I say againe, Let no great man account it a disparagement [Page 43] to be Gods servant. Let him not only consider the example of Ioshua a Prince and Ruler, and of David, and Paul before named, but also of Constantine the great, who was so atten­tive to the word when it was preached and so reverent, as that he would sometimes stand up (as Eusebius saith) all the while. And when his Courtiers rebuked him, saying, It would tend to his disparagement; He answered: That it was in the service of the great God, who is no respecter of per­sons. Take the example of Theodosius, who is reported to have written out the New-Testament with his owne hand, accounting it as a speciall Jewell, and out of it, he read e­very day praying with his Empresse, and with his sister sing­ing of Psalmes, &c.

Suffer me to adde the third time, Let not great men thinke it a disparagement to become Gods servants, and to serve him strictly and precisely.Revel. 19. 20. If these examples will not move you, consider the Angels of Heaven, who are our Fellow-servants, and are said by a kind of excellency,Psal. 103. 20. To doe his Commandements, hearkning to the voice of his word. The Angels serve God with a great deale of alacrity and chearefullnesse, Rev. 15. 2. and therefore they are said to have harpes, as a signe of their chearefull mind. The Angels serve God with a great deale of diligence and sedulity. And therefore they are said to have wings and to fly. They serve God with a great deale of zeale and ardency, and therefore they are said to be a flaming fire. And therefore also the title of a Se­raphim is given unto them. The Angels serve God univer­sally. They follow the Lambe wheresoever he goeth; They serve him constantly, sincerely. Rev. 14. 4. The Angels alwaies behold his face, Mat. 18. 10. They serve him day and night, Revel. 7. 15. Oh that the Lord would make you more and more An­gelicall in his service, to doe his will upon earth, as it is done in Heaven!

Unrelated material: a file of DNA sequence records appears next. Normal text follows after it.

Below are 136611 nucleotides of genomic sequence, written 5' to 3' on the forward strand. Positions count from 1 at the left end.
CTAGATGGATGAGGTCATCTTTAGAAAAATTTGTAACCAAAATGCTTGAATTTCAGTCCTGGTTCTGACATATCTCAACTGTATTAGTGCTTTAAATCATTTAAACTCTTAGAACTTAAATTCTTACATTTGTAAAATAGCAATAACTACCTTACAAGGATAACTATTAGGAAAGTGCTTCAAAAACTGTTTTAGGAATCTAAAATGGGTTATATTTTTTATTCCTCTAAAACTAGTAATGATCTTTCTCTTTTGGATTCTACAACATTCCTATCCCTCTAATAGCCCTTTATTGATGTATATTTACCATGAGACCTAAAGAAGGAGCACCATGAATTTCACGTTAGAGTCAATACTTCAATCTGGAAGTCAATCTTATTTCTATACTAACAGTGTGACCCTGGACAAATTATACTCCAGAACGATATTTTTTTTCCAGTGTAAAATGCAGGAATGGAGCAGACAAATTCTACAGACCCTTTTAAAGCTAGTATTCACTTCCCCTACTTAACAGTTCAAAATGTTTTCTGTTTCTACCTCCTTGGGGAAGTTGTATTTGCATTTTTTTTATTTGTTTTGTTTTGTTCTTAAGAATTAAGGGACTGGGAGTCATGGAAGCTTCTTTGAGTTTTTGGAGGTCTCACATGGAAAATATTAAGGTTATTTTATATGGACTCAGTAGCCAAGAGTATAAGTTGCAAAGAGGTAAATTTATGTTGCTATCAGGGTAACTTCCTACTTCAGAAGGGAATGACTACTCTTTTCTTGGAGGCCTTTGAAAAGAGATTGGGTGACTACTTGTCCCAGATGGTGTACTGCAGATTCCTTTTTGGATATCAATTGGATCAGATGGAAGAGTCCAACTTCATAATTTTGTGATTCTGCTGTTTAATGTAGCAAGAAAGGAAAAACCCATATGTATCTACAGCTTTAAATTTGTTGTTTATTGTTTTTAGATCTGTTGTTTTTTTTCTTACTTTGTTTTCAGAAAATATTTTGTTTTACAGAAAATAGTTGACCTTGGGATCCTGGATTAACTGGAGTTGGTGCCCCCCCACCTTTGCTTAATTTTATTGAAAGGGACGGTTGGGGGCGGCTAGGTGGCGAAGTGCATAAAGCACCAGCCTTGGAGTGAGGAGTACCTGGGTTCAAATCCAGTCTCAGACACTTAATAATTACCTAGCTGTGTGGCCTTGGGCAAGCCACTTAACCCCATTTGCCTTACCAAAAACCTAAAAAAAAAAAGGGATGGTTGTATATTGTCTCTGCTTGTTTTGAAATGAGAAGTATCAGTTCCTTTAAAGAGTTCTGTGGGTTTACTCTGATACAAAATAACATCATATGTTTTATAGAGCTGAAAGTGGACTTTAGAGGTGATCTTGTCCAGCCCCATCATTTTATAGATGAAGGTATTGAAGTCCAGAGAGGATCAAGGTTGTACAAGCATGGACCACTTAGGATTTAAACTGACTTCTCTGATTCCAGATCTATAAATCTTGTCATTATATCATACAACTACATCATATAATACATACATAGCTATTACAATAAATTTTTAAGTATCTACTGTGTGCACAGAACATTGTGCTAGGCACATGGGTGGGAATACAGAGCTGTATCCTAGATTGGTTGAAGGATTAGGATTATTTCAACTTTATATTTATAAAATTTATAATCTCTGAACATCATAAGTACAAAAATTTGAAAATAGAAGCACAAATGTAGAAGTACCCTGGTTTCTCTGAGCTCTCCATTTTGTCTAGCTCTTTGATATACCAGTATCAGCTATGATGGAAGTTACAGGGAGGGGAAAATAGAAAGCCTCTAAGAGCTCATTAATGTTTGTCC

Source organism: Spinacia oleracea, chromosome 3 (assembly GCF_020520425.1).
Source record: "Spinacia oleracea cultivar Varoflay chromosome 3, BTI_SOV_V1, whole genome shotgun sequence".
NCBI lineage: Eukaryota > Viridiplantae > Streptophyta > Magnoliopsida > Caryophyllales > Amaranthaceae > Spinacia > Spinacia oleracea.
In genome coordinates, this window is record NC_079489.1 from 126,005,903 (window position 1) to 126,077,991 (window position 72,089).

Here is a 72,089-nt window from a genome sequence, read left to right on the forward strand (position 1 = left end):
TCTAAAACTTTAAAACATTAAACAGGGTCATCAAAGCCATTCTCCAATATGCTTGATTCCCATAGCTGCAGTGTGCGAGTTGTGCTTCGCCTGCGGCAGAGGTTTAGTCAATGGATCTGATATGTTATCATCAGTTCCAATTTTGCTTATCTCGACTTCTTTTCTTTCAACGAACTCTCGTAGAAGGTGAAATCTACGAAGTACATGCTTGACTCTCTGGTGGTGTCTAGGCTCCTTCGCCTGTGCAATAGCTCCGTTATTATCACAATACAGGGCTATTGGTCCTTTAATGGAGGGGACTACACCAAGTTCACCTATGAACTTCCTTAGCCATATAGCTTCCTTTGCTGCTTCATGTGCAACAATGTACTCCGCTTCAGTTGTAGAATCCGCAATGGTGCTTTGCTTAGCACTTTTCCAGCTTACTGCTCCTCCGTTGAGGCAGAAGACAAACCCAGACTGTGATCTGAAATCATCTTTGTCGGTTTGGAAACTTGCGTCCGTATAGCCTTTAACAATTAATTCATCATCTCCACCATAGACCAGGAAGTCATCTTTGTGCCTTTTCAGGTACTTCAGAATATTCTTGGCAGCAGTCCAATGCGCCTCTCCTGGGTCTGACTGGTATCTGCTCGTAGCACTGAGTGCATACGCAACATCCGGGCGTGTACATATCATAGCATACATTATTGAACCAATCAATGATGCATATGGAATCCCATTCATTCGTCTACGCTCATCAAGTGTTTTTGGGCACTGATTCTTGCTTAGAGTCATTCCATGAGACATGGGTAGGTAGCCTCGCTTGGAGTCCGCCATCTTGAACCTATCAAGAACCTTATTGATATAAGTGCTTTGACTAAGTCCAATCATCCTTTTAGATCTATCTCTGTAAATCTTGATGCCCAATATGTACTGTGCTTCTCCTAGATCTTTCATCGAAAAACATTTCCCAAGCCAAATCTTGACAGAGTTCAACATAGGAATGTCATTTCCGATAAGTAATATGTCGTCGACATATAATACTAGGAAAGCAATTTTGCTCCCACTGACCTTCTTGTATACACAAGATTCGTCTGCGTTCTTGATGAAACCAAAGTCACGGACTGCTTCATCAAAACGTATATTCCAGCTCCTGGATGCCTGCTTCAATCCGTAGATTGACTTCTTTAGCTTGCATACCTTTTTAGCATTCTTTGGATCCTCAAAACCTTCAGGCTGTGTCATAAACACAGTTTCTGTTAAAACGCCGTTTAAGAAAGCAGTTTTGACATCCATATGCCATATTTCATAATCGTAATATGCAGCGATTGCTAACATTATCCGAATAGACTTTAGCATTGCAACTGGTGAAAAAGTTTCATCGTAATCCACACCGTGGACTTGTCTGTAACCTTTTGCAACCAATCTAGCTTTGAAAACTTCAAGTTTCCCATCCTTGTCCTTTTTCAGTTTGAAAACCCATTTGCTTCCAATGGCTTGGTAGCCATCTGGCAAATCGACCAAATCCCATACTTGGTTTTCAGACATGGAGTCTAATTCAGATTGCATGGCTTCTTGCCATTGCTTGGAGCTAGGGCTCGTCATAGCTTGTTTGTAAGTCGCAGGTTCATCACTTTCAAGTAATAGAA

Let me adde an example beyond all examples, even the [Page 44] example of Iesus Christ himselfe, who is called Gods servant, Esa. 42. 1. And he was a worshipper of God, Joh. 4. 22. A di­ligent keeper of Gods Sabbath, Luk. 4. 16. He used Praier in his familie, Luk. 9. 18. He was wont to pray secretly by himselfe Luk. 5. 16. And he used this custome of Prayer morning and evening. In the morning, Mark. 1. 35. rising up a great while before daie. And for evening, Mat. 14. 23. And this was his custome to doe, Luk. 22. 39. He went as he was wont to the Mount of Olives. And sometimes he would pray all night long, Luk. 6. 12. And this worship Christ did with as much submissi­on and devotion as ever any servant did, Luk. 22. 41. Mat. 26. 39.